The government is set to try to derail a select committee report calling for a costs review of its sewage treatment strategy.

It is poised to oppose several key recommendations from Tynwald’s environmental and infrastructure policy review committee next week.

Moreover, in a formal response, it criticises that committee’s report.

Manx Utilities chairman Ramsey MHK Dr Alex Allinson pens a foreword to the Council of Ministers’ response.

He claims the select committee, in calling for an independent review of costs of the strategy for Peel, St John’s and Central Valley, ignored an independent review commissioned by Manx Utilities.

He states: ’Manx Utilities are disappointed that this independent report, which dealt with a number pertinent issues, seems to have been ignored by the committee.

’Furthermore, the committee appears to have given undue importance and influence to a very limited number of witnesses with obvious conflicts of interest.’

The EIC, chaired by Onchan MHK Rob Callister, had concluded there were valid concerns about calculations relied on by Manx Utilities in support of building a regional sewage treatment works in Peel.

It said it was ’not convinced’ there would be a significant cost saving in pursuing a regional strategy for Peel.

That came after it was approached by engineer David Jones, who owns land next to a proposed site for Peel’s sewage treatment works.

Mr Jones claimed that Manx Utilities had exaggerated the operating costs of linking Peel to the Meary Veg plant in Santon, via the IRIS network, by about £13m.

Tynwald voted in 2009 to abandon the all-island IRIS approach to sewage treatment in favour of a regional strategy for the north and west.

The Council of Ministers response to the select committee’s findings is scathing.

It says: ’In casting doubt on the calculations provided by Manx Utilities, the committee appears to rely on evidence provided by David Jones.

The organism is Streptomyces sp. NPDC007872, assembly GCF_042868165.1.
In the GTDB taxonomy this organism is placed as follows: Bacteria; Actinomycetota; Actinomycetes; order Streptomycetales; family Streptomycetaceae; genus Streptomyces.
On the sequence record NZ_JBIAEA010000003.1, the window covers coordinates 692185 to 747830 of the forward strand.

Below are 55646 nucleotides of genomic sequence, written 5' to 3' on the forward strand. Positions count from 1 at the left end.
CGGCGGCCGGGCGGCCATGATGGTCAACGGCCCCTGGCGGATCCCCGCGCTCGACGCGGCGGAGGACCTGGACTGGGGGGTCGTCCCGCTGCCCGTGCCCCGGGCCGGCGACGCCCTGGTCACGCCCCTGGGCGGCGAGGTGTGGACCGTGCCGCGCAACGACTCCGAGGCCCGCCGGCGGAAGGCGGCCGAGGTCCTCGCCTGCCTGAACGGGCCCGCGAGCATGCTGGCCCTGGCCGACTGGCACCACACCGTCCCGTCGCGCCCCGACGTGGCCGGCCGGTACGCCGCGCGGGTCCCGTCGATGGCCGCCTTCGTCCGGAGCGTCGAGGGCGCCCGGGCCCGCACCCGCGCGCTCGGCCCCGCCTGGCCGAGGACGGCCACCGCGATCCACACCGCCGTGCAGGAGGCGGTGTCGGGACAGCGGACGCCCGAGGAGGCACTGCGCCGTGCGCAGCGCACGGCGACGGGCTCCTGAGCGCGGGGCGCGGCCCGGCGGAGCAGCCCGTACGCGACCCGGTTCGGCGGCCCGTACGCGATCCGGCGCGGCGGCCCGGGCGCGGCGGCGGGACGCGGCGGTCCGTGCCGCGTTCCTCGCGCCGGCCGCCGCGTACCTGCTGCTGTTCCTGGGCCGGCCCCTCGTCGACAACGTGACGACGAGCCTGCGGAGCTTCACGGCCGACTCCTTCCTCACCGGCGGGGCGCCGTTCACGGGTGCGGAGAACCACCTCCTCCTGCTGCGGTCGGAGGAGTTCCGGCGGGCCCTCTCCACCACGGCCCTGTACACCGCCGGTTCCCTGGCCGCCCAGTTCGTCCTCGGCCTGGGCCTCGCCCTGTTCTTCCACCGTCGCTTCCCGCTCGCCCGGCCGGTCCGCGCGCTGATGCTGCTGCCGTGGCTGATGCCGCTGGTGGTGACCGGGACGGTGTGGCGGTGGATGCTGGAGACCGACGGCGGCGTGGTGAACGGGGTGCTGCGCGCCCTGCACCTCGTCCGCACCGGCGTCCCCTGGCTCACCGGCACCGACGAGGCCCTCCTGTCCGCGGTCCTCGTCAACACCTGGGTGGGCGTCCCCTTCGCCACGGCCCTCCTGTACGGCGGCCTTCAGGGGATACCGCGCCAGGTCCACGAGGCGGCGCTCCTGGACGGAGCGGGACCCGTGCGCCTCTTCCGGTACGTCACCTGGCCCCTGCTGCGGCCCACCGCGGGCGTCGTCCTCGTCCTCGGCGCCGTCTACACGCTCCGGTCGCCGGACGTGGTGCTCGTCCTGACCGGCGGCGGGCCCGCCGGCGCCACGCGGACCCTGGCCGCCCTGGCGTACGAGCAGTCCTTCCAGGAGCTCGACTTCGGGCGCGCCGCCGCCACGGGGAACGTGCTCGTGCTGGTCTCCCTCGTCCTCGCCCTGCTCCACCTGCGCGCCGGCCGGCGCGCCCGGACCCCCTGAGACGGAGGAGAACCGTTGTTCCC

’Mr Jones does not claim any experience of sewage treatment. His evidence misrepresents the requirements of EU legislation, makes false assumptions about Manx Utilities’ catchment population calculations, and misrepresents the impacts of future population expansion on regional treatment processes.’

The scrutiny committee report made seven recommendations, but the CoMin response calls for three to be rejected when they go before Tynwald next week.

The three it will oppose outright are:

That Treasury commissions an independent review of the costs of the scheme.

That no regional sewage works should be constructed in Peel without an extended sea outfall pipe.

That any major infrastructure project should be accompanied by a wider economic impact study.

With regards to the recommendation on a long sea outfall, the CoMin response states: ’Manx Utilities advise that the options for achieving compliance with bathing water quality will be revisited during the design process, and consider that the recommendation of a preferred option is a matter for the Peel sewage treatment works design team.’

Treasury would expect confirmation as to the potential economic impact as part of any business case for a major scheme, the response also argues.

CoMin also wants to see two other recommendations amended.

Only two are given support. These are that a solution be found for safely disposing of leachate from the Raggatt former landfill site and that the government produces a ’scoping report’ of what is needed to comply with the EU 2006 bathing water directive.

Fears have previously been raised that the select committee’s involvement would delay the building of a treatment plant in Peel. In 2016, Peel failed to meet mandatory standards for bathing water, with unscreened sewage pumped out into the sea.

Source: IoMToday